School & District Management

Principals’ Group Seeks Influence On Incentive Pay

By Christina A. Samuels — May 09, 2008 3 min read
  • Save to favorites
  • Print

School districts that want to start pay-for-performance programs for school leaders should look beyond high-stakes student tests as the primary measure for awarding bonuses, a position paper released last week by the National Association of Secondary School Principals says.

Gerald N. Tirozzi, the executive director of the Reston, Va.-based group, said the purpose of the statement is to place principals at the forefront of a school improvement trend that is getting a lot of attention.

While the NASSP does not endorse performance pay for administrators, “the key here is that we don’t want to sit on the sidelines while things are happening to principals,” Mr. Tirozzi said.

A number of local and national initiatives are focusing on performance-based pay for principals as a way to improve student performance, the organization said.

In 2005, the Wisconsin Center for Education Research, a part of the University of Wisconsin-Madison School of Education, found that 17 percent of 193 responding school districts had some sort of performance-based pay component, while 16 percent were considering such a system.

Many Possible Variables

The federal government has provided its own push toward such systems. In fiscal 2006, Congress allocated $99 million for the Teacher Incentive Fund, which supports state and local programs to develop and start pay-for-performance plans for teachers as well as principals, based primarily on student performance on tests. The program is getting $97 million in the current fiscal year, and the Bush administration has proposed to roughly double that for fiscal 2009.

But a focus on test scores ignores many of the other important facets of being a successful school leader, the NASSP position paper argues. The organization suggests looking at other variables, such as graduation rates and promotion rates, student enrollment in rigorous coursework like that developed by the Advanced Placement and International Baccalaureate programs, college-attendance rates, school climate data, parent-participation data, and teacher-retention and -transfer rates.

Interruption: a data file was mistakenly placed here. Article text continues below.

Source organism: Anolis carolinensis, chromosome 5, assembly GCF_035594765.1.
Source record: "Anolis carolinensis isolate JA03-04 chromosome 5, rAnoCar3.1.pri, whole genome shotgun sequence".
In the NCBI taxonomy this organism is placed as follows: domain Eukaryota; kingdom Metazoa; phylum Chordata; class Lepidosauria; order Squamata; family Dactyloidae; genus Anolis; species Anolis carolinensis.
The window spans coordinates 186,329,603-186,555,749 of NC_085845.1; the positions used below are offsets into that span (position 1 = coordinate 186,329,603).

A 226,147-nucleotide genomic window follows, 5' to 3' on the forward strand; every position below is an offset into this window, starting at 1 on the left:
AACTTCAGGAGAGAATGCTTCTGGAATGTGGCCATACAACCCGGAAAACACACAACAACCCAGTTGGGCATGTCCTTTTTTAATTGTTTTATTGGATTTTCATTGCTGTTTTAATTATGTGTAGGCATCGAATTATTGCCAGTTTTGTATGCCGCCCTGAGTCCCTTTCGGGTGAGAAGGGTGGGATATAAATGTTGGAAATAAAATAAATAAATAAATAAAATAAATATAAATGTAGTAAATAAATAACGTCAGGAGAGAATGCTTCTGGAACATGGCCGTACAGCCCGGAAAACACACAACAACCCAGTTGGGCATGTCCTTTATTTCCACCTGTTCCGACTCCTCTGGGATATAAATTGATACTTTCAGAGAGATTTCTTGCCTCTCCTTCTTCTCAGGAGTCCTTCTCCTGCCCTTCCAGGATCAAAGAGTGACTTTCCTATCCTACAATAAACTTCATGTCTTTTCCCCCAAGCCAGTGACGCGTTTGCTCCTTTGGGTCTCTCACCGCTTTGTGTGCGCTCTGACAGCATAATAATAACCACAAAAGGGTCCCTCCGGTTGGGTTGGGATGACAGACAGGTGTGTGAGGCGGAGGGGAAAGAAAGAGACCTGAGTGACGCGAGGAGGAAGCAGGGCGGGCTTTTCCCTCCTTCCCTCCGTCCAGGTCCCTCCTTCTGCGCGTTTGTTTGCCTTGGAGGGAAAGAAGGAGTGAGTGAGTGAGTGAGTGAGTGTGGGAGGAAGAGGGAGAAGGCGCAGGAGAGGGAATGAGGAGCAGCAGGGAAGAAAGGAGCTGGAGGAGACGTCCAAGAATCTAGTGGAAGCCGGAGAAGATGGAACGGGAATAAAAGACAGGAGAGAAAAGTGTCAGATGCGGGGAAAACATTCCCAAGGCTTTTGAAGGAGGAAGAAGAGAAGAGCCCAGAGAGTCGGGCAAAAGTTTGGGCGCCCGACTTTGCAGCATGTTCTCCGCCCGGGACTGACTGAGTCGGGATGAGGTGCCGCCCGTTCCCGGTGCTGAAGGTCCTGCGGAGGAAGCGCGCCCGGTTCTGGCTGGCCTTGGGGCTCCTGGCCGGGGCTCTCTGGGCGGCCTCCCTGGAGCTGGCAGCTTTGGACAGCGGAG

By including such variables in a performance-pay program, Mr. Tirozzi said, districts would also be less likely to use bonus pay as a quick fix. They should also create systems that recruit and retain principals through robust professional development, he said.

In a high-stakes system, Mr. Tirozzi added, principals are uniquely vulnerable. Teachers are protected by tenure, he said, and superintendents by contracts.

“It’s the principals whose jobs are eliminated,” he said in an interview.

Leadership by principals has been a focus of attention in school improvement efforts, but the focus is growing more intense. In a 2004 report, “How Leadership Influences Student Learning,” University of Toronto researcher Kenneth Leithwood and his co-authors wrote that the contribution of effective leadership “is largest when it is needed most.”

They continued: “There are virtually no documented instances of troubled schools being turned around in the absence of intervention by talented leaders. While other factors within the school also contribute to such turnarounds, leadership is the catalyst.”

Worth Trying?

Daniel D. Goldhaber, a research professor at the University of Washington in Seattle who focuses on school reform, agrees that performance-pay systems in a school district should be well crafted and focus on other variables in addition to test scores.

Otherwise, he says, there could be incentives to manipulate the system—for example, by giving subtle hints to low-performing students that they should drop out, thereby increasing the school’s performance overall. Including such variables as dropout rates in an evaluation system would help eliminate concerns over unintended consequences, he says.